Quantifying the effect of interannual ocean variability on the attribution of extreme climate events to human influence

Abstract

In recent years, the climate change research community has become highly interested in describing the anthropogenic influence on extreme weather events, commonly termed “event attribution.” Limitations in the observational record and in computational resources motivate the use of uncoupled, atmosphere/land-only climate models with prescribed ocean conditions run over a short period, leading up to and including an event of interest. In this approach, large ensembles of high-resolution simulations can be generated under factual observed conditions and counterfactual conditions that might have been observed in the absence of human interference; these can be used to estimate the change in probability of the given event due to anthropogenic influence. However, using a prescribed ocean state ignores the possibility that estimates of attributable risk might be a function of the ocean state. Thus, the uncertainty in attributable risk is likely underestimated, implying an over-confidence in anthropogenic influence. In this work, we estimate the year-to-year variability in calculations of the anthropogenic contribution to extreme weather based on large ensembles of atmospheric model simulations. Our results both quantify the magnitude of year-to-year variability and categorize the degree to which conclusions of attributable risk are qualitatively affected. The methodology is illustrated by exploring extreme temperature and precipitation events for the northwest coast of South America and northern-central Siberia; we also provides results for regions around the globe. While it remains preferable to perform a full multi-year analysis, the results presented here can serve as an indication of where and when attribution researchers should be concerned about the use of atmosphere-only simulations.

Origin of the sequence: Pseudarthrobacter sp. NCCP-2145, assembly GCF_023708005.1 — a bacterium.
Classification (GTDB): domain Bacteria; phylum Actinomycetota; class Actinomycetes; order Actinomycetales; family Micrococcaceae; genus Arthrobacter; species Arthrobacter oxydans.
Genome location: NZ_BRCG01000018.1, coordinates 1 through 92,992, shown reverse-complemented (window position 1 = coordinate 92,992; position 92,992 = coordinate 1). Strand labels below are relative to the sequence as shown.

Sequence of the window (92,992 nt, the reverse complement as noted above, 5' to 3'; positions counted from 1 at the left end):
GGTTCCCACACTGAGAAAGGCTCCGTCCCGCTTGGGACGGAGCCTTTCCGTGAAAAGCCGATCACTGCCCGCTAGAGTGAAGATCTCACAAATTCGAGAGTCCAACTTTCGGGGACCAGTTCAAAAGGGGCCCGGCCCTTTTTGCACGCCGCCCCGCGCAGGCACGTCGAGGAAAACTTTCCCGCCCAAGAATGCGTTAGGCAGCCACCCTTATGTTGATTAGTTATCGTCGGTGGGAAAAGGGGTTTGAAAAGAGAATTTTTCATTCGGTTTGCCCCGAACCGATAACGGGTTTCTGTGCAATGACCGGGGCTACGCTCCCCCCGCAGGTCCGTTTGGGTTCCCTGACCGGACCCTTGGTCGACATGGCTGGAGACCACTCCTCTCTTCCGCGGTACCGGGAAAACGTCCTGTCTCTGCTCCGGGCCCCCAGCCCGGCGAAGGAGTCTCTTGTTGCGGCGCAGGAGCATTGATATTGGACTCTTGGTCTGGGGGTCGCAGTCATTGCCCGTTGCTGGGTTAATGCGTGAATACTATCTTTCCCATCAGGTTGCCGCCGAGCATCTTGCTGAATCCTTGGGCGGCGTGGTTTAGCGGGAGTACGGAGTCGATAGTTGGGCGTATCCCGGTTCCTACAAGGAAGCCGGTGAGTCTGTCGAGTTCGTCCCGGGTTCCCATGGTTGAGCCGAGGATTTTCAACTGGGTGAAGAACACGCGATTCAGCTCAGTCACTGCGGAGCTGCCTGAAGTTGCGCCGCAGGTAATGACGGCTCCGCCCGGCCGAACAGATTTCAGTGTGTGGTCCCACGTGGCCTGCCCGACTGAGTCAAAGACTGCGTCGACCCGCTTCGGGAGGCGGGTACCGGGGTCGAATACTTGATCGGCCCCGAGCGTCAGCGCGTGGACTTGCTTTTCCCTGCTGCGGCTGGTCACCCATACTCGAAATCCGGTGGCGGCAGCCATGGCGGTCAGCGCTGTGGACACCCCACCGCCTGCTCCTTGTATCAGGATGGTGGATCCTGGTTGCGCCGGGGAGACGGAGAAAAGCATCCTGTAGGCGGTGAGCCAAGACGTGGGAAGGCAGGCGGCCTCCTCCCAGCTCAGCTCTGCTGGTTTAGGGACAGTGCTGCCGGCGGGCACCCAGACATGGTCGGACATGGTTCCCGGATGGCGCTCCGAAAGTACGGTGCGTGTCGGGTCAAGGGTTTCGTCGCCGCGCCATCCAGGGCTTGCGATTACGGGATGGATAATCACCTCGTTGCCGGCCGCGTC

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Acknowledgements

This work was supported by the Regional and Global Climate Modeling Program of the Office of Biological and Environmental Research in the Department of Energy Office of Science under contract number DE-AC02-05CH11231. This document was prepared as an account of work sponsored by the United States Government. While this document is believed to contain correct information, neither the United States Government nor any agency thereof, nor the Regents of the University of California, nor any of their employees, makes any warranty, express or implied, or assumes any legal responsibility for the accuracy, completeness, or usefulness of any information, apparatus, product, or process disclosed, or represents that its use would not infringe privately owned rights. Reference herein to any specific commercial product, process, or service by its trade name, trademark, manufacturer, or otherwise, does not necessarily constitute or imply its endorsement, recommendation, or favoring by the United States Government or any agency thereof, or the Regents of the University of California. The views and opinions of authors expressed herein do not necessarily state or reflect those of the United States Government or any agency thereof or the Regents of the University of California.

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Correspondence to Mark D. Risser.